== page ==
Shortly after her diagnosis, Celeste realized she needed to draw a line. The demands of her job didn’t allow her to attend therapy sessions or medical appointments. Striving for more work-life balance and a way to gain more control over her life, she applied to Platform.sh despite doubting her ability and qualifications. One month after sending her application, she was hired.
“Platform.sh saved me from another dismal career choice and broke the circle I was stuck in for years,” she says.
Starting medication and therapy were significant steps in Celeste’s journey. While mental health disorders are not illnesses that could be cured, Celeste learned how to manage her conditions by identifying tricks and avoiding triggers. One of the most important realizations was to surround herself with a supportive environment, in her personal and professional life.
“Being able to attend therapy and medical appointments without that nagging feeling of leaving work is such a big deal. There’s so much trust and respect for my personal life and well-being,” she says. “Nobody questions if I’m offline for two hours in the middle of the day because people just trust me to get my work done. This would have been absolutely impossible in my previous jobs.”
Clarifying mental health misconceptions
Getting diagnosed in her mid-thirties was a hard hit for Celeste, who knew the negative connotations associated with her conditions manifested by mainstream media.
“People think depressed people always look sad and are suicidal, people with OCD clean and color code crayons all day and people with agoraphobia never leave their house. But this is not what these disorders are about.”
Most Platformers that work with Celeste would describe her as one of the most positive, fun, and outgoing people at the company. She enjoys meeting new people, makes friends wherever she goes, and might even leave a little mess on her desk. She is living proof that stereotypes around mental disorders are false.
“Mental health disorders are not a blanket you can throw everyone under,” she explains. “There are so many different conditions and different spectrums, and every person deals with them differently. There is no single stigma around it. It’s important for people to understand this.”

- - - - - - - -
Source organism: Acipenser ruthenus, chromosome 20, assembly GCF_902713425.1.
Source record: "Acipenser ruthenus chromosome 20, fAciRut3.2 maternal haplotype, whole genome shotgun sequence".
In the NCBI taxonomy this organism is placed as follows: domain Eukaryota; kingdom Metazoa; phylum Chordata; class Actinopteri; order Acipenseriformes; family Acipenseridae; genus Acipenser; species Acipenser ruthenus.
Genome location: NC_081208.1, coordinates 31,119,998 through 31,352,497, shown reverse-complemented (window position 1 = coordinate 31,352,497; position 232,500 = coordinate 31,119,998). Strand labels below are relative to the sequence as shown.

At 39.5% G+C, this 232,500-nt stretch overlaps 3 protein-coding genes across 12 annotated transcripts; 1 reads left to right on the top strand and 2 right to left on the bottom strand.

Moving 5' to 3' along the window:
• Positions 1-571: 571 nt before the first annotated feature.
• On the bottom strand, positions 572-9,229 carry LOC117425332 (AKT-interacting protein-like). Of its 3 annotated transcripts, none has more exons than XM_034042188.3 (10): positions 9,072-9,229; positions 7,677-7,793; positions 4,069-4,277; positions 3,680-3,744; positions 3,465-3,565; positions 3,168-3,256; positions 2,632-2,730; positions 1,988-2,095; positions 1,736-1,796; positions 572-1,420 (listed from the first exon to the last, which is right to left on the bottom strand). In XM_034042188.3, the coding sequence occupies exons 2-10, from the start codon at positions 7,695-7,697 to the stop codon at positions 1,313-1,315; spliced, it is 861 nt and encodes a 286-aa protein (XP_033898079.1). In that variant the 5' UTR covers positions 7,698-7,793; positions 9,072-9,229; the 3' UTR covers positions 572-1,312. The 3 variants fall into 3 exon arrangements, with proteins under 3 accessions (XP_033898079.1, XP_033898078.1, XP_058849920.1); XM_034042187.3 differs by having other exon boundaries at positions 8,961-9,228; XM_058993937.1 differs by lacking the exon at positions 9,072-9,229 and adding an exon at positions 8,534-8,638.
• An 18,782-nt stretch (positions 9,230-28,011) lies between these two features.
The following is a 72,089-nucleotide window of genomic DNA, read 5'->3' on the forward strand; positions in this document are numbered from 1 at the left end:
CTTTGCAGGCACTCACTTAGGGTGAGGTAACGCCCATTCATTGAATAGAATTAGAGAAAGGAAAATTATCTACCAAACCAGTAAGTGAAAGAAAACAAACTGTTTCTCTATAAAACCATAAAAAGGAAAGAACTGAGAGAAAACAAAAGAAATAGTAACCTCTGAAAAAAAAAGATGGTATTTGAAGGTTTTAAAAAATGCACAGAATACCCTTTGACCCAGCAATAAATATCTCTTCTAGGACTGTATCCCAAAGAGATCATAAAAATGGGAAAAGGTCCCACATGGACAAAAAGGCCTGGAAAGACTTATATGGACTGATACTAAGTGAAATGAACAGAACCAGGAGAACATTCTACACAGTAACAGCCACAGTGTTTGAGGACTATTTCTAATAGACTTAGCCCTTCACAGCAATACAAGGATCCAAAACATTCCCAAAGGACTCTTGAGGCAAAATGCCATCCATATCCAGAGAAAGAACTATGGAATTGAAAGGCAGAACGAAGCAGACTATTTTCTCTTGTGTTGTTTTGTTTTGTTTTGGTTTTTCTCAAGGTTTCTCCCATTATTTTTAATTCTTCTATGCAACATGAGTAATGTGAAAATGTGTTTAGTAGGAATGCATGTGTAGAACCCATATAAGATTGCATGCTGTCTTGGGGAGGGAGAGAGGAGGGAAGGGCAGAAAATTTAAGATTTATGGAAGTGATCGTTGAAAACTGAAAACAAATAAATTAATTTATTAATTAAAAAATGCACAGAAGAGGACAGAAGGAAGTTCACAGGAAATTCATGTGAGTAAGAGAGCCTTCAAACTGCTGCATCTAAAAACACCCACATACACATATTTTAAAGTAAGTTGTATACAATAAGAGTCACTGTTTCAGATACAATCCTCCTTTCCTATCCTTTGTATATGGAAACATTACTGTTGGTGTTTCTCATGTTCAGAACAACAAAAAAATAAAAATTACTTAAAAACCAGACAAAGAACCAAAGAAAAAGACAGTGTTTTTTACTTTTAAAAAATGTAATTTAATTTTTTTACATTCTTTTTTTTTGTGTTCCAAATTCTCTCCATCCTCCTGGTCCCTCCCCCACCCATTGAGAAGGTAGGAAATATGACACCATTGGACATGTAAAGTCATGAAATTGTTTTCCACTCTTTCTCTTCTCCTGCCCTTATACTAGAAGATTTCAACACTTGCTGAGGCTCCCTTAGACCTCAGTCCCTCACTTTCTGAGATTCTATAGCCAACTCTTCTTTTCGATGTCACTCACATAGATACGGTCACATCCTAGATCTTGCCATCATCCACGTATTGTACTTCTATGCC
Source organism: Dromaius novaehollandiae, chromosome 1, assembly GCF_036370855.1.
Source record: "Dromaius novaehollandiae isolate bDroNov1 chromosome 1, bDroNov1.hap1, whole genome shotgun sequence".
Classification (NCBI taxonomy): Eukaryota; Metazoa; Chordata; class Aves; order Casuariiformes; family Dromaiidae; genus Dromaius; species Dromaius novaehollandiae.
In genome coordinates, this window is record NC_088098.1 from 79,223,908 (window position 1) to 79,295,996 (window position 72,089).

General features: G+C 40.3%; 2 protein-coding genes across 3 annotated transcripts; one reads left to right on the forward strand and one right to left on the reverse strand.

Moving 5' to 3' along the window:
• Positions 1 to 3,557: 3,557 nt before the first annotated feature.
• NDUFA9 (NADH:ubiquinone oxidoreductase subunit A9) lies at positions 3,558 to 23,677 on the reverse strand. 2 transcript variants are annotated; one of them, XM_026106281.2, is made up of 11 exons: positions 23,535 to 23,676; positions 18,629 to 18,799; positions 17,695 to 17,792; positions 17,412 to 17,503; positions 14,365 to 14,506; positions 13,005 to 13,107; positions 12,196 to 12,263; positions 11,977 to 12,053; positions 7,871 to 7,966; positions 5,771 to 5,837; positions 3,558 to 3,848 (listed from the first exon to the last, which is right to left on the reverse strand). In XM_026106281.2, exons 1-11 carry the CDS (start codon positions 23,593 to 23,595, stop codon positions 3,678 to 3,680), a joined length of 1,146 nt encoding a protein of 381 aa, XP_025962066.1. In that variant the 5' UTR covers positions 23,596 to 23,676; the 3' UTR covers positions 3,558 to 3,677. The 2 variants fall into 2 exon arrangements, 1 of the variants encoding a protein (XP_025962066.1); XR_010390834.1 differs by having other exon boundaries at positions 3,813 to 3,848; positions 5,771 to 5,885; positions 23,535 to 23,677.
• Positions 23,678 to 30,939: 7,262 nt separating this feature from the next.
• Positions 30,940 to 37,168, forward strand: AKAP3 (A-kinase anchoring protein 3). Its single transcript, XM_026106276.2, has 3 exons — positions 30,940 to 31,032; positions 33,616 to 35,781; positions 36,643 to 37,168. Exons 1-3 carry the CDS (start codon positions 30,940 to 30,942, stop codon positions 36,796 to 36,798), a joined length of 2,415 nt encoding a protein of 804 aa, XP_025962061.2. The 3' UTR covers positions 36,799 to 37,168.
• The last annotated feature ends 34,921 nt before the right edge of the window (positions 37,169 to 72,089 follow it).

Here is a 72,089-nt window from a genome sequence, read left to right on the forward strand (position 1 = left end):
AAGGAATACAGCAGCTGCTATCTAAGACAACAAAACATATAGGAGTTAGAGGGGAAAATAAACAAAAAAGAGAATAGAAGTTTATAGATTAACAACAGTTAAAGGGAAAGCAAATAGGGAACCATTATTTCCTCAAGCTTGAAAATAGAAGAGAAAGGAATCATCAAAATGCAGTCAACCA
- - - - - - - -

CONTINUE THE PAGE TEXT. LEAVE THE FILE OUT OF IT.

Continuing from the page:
For Celeste, her mental health disorders mean constant overthinking and a fear of the next catastrophe lurking behind each corner. Her only way of easing the fear is a sense of control over every situation.
“Obviously, it’s not healthy to think so much about control, but I can’t help it,” she says. “It can be trivial things like the car keys on the kitchen counter or the salt shaker that wasn’t put away. At work, I could reflect for hours on what I said in meetings and whether I might have said something wrong.”
Kindness and respect as key to change
Celeste says she regrets the influence of mainstream media that has made a significant impact on the perception of mental health disorders.
“More often than not people die from suicide, and everybody is shocked because they didn’t see it coming. It’s wrong and damaging to think distressed people always show signs or display the same behaviors. The best we can do for everyone is to create supportive and respectful environments where people aren’t afraid to speak about their struggle or ashamed of seeking help.”
Celeste never specifically addressed her mental health needs in her team—she says she feels safe and psychologically supported at Platform.sh. She doesn’t want anyone to treat her differently, and strongly advocates for the conversation around mental health disorders to change.
“People with mental health disorders aren’t more fragile than others. Just be kind to anyone. You don’t know what everyone is dealing with. Rather than being hyper-careful with people that you know suffer from disabilities, just be kind and respectful with anyone. That’s the best people can do.”
After years of feeling out of place, Celeste says she finally found a place of belonging at Platform.sh and empathizes on the difference it has made in her overall quality of life. She praises her supportive manager for reducing her anxiety and self-doubt, empathizing that kindness at the workplace really makes a difference in people’s lives.
“I’m not in constant doubt whether I’m doing a good job or not. I receive constant feedback which alleviates my anxiety and helps me not to be too hard on myself,” she says. “It sounds cheesy, but for the first time in my 15 years of working, I feel truly happy.”